United States Vice President Mike Pence, left, and EU Council President Donald Tusk pose for photographers as Pence arrives at the European Council building in Brussels, Belgium, on Monday, Feb. 20, 2017.  (AP)

The Star-Spangled Banner looked more starry than usual during one of U.S. Vice President Mike Pence’s appearances in Brussels.

A background picture of the American flag that went up alongside the European Union flag as Pence and EU leader Donald Tusk spoke on Monday had 51 stars instead of the usual 50, one for each state.

The Brussels version of the flag had three rows of nine stars and three rows with eight stars each. American flags typically feature a total of nine alternating rows of five or six stars

The EU flag featuring 12 stars in a circle against a blue background was configured correctly. And the American flag had the right number of stripes — 13.

The EU Council did not immediately respond when asked about the error with the misplaced star-state.

Zimbabwe's Mugabe: Give Trump a chance

Feb 21, 2017 12

Zimbabwe’s 92-year-old President Robert Mugabe said Monday that President Trump should be given a chance to prove himself, which the BBC reported it is an unusual move for the man who had his assets frozen by the U.S. in 2001 over allegations of human rights abuses.

“Give him time,” Mugabe said in the interview. “Mr. Trump might even re-look (at) the sanctions on Zimbabwe.”

He went on to say, “When it comes to Donald Trump… talking of American nationalism, well America for America, America for Americans – on that we agree. Zimbabwe for Zimbabweans,” Mugabe said.

Mugabe has been in power since white minority rule ended in Zimbabwe in 1980 after years of war. A big celebration for him is planned in Zimbabwe on Feb. 25, a few days after his birthday.

His 51-year-old wife spoke recently about her husband’s political future. She said Mugabe should run “as a corpse” in next year’s election if he dies before the vote.

The Associated Press contributed to this report

Congressman plans to sue over removal of painting depicting cops as pigs

Feb 20, 2017 14

The office of a Missouri congressman says he intends to file a federal lawsuit over the removal of a constituent’s painting from its display on Capitol Hill.

The painting, which shows a pig in a police uniform, divided members of Congress for its depiction of Ferguson, Missouri, where weeks of protests occurred after the police shooting of an unarmed black man.

The painting, one of 400-plus winning entries in the Congressional Arts Competition, hung in a tunnel leading to the Capitol for more than seven months.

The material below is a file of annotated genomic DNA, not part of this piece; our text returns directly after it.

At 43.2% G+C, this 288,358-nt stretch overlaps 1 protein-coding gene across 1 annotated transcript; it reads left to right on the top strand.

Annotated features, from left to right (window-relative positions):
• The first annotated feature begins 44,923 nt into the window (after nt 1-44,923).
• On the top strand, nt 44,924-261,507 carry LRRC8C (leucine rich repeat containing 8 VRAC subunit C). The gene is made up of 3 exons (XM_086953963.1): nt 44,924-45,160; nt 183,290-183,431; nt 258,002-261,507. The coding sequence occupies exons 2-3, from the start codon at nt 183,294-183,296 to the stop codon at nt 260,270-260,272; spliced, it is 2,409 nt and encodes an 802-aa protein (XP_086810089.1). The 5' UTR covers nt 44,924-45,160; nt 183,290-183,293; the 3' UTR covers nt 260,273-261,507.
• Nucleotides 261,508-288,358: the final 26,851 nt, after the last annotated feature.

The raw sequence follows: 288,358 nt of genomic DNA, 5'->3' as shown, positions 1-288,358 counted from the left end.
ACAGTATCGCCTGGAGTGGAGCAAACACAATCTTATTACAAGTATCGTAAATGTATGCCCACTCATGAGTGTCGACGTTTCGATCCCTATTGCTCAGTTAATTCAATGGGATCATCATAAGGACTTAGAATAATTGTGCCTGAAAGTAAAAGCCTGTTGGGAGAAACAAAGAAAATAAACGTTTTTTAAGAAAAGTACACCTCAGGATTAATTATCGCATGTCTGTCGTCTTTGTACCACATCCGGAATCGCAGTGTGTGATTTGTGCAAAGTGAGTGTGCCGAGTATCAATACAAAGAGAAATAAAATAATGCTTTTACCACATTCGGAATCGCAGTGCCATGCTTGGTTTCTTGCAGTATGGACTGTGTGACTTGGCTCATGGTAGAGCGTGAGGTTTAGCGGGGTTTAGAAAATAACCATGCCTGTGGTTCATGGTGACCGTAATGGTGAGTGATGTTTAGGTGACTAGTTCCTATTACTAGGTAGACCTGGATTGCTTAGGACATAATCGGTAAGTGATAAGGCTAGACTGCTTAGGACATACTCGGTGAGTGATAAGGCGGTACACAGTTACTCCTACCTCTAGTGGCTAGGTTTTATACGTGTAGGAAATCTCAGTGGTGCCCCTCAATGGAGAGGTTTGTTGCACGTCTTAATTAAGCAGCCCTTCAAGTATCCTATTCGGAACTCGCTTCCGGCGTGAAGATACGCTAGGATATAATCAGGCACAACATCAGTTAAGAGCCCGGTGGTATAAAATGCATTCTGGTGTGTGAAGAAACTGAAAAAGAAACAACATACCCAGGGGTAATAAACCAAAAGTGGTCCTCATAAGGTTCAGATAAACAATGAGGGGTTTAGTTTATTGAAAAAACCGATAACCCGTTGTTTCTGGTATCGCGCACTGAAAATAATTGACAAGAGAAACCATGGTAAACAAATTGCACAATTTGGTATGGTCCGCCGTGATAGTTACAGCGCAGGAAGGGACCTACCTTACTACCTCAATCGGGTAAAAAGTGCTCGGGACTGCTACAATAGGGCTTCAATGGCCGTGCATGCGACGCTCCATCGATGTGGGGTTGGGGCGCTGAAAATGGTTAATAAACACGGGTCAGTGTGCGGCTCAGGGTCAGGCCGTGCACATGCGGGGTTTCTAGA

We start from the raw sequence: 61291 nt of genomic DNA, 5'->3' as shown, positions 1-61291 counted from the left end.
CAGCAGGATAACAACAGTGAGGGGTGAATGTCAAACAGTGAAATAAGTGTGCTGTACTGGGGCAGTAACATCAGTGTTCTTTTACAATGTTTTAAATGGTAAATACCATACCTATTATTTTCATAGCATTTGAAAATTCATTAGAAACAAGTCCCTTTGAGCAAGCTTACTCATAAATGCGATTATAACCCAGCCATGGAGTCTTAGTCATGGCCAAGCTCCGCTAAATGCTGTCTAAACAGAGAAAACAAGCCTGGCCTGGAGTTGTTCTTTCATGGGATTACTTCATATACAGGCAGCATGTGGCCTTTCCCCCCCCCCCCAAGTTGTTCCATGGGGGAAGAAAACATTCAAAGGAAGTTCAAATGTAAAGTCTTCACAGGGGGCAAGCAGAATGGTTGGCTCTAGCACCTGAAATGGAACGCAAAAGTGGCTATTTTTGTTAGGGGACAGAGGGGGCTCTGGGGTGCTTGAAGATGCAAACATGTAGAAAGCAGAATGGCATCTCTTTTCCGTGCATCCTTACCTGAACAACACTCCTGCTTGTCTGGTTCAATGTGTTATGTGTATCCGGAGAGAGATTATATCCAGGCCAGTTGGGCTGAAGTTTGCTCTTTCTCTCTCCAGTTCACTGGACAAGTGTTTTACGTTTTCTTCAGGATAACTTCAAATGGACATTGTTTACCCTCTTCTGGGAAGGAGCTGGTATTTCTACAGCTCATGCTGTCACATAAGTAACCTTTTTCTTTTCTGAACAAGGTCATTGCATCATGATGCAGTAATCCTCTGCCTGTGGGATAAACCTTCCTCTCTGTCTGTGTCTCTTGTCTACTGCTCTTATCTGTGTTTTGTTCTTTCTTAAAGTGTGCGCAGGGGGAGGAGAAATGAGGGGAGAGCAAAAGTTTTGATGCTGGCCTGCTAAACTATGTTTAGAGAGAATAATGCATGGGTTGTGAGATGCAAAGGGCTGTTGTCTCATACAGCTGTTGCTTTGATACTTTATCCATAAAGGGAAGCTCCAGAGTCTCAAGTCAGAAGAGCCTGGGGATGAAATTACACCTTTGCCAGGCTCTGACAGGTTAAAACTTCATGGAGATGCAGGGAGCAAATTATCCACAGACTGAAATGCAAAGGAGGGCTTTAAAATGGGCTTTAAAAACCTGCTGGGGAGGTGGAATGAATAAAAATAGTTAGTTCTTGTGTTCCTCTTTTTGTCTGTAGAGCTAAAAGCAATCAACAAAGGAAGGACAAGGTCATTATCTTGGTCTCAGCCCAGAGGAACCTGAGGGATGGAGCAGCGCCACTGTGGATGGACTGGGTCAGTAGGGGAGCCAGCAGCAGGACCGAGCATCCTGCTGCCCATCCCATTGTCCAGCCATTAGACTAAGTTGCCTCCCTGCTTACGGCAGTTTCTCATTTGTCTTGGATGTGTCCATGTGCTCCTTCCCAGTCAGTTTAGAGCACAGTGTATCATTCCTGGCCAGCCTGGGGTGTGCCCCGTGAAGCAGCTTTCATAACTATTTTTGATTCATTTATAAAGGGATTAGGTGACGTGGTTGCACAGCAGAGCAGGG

Some conservative media outlets called for its removal and Republican lawmakers took it down and returned it to Democratic Rep. William Lacy Clay’s office. Clay put it back up, saying its removal violated a constituent’s First Amendment right to freedom of expression.

Clay’s office said he will file a lawsuit Tuesday “in response to the arbitrary and unconstitutional disqualification and removal” of the painting.

More on this…

“Congressman Clay is seeking an appropriate remedy through this federal litigation and he is proud to defend both the fundamental rights of his constituent and the First Amendment,” according to an advisory his office sent in advance of a press conference Clay intends to hold Tuesday outside the U.S. District Court for the District of Columbia.

EXCLUSIVE: Felix Sater, man at center of Ukraine peace plan, said he was only trying to help

Feb 20, 2017 17

He was at the center of Ukraine peace plan that came amid the troubling allegations that Russia tried to influence the presidential election to help elect Donald Trump.

In an exclusive Fox News interview, Felix Sater strongly denies any wrong doing by trying to push the plan, and says that he was never a connection between the Trump campaign and Moscow.

“What could be wrong in helping stop a war and trying to achieve peace? I have done so much for my country and thought that promoting peace was a good thing,” he told Fox News. “People are getting killed, it’s a war.”

Sater is a long time New York real estate developer who had worked for years with the Trump organization and the now-president on various real estate projects.

The New York Times reported that the Ukraine peace plan was drawn up by Sater, Trump’s personal lawyer Michael Cohen, and a Ukraine opposition lawmaker, Andrii Artemenko. Cohen is alleged to have left the proposal on the desk of then National Security Advisor Michael Flynn, though the White House says that it has no record of that and that the envelope was never presented to the president.